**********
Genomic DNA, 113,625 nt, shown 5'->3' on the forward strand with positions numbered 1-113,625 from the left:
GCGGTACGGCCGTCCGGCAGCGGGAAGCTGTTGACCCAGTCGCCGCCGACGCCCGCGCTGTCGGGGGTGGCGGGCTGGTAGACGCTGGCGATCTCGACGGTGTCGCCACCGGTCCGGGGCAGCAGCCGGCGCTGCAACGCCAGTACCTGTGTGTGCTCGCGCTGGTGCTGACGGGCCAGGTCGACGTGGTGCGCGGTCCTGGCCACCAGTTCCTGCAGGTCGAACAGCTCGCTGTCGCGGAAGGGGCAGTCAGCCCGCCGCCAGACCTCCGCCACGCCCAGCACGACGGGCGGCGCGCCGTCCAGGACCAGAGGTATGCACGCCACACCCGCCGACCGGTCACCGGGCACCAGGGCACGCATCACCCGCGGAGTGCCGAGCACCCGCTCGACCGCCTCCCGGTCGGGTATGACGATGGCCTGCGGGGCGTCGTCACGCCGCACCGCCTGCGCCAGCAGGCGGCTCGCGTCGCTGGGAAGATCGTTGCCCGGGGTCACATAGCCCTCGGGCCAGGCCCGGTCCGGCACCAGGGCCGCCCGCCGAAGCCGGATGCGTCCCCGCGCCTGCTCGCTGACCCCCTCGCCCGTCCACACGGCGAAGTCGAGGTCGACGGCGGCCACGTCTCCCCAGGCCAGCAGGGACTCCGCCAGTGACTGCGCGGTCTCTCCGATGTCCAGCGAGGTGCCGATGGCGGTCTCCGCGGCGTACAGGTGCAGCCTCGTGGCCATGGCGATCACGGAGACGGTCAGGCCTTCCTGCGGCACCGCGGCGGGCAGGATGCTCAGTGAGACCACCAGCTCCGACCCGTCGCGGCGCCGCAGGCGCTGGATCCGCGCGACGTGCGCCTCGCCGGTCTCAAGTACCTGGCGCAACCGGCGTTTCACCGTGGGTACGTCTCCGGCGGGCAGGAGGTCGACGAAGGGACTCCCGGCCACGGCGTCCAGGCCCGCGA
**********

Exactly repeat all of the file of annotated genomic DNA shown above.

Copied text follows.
Genomic DNA, 113,625 nt, shown 5'->3' on the forward strand with positions numbered 1-113,625 from the left:
GCGGTACGGCCGTCCGGCAGCGGGAAGCTGTTGACCCAGTCGCCGCCGACGCCCGCGCTGTCGGGGGTGGCGGGCTGGTAGACGCTGGCGATCTCGACGGTGTCGCCACCGGTCCGGGGCAGCAGCCGGCGCTGCAACGCCAGTACCTGTGTGTGCTCGCGCTGGTGCTGACGGGCCAGGTCGACGTGGTGCGCGGTCCTGGCCACCAGTTCCTGCAGGTCGAACAGCTCGCTGTCGCGGAAGGGGCAGTCAGCCCGCCGCCAGACCTCCGCCACGCCCAGCACGACGGGCGGCGCGCCGTCCAGGACCAGAGGTATGCACGCCACACCCGCCGACCGGTCACCGGGCACCAGGGCACGCATCACCCGCGGAGTGCCGAGCACCCGCTCGACCGCCTCCCGGTCGGGTATGACGATGGCCTGCGGGGCGTCGTCACGCCGCACCGCCTGCGCCAGCAGGCGGCTCGCGTCGCTGGGAAGATCGTTGCCCGGGGTCACATAGCCCTCGGGCCAGGCCCGGTCCGGCACCAGGGCCGCCCGCCGAAGCCGGATGCGTCCCCGCGCCTGCTCGCTGACCCCCTCGCCCGTCCACACGGCGAAGTCGAGGTCGACGGCGGCCACGTCTCCCCAGGCCAGCAGGGACTCCGCCAGTGACTGCGCGGTCTCTCCGATGTCCAGCGAGGTGCCGATGGCGGTCTCCGCGGCGTACAGGTGCAGCCTCGTGGCCATGGCGATCACGGAGACGGTCAGGCCTTCCTGCGGCACCGCGGCGGGCAGGATGCTCAGTGAGACCACCAGCTCCGACCCGTCGCGGCGCCGCAGGCGCTGGATCCGCGCGACGTGCGCCTCGCCGGTCTCAAGTACCTGGCGCAACCGGCGTTTCACCGTGGGTACGTCTCCGGCGGGCAGGAGGTCGACGAAGGGACTCCCGGCCACGGCGTCCAGGCCCGCGA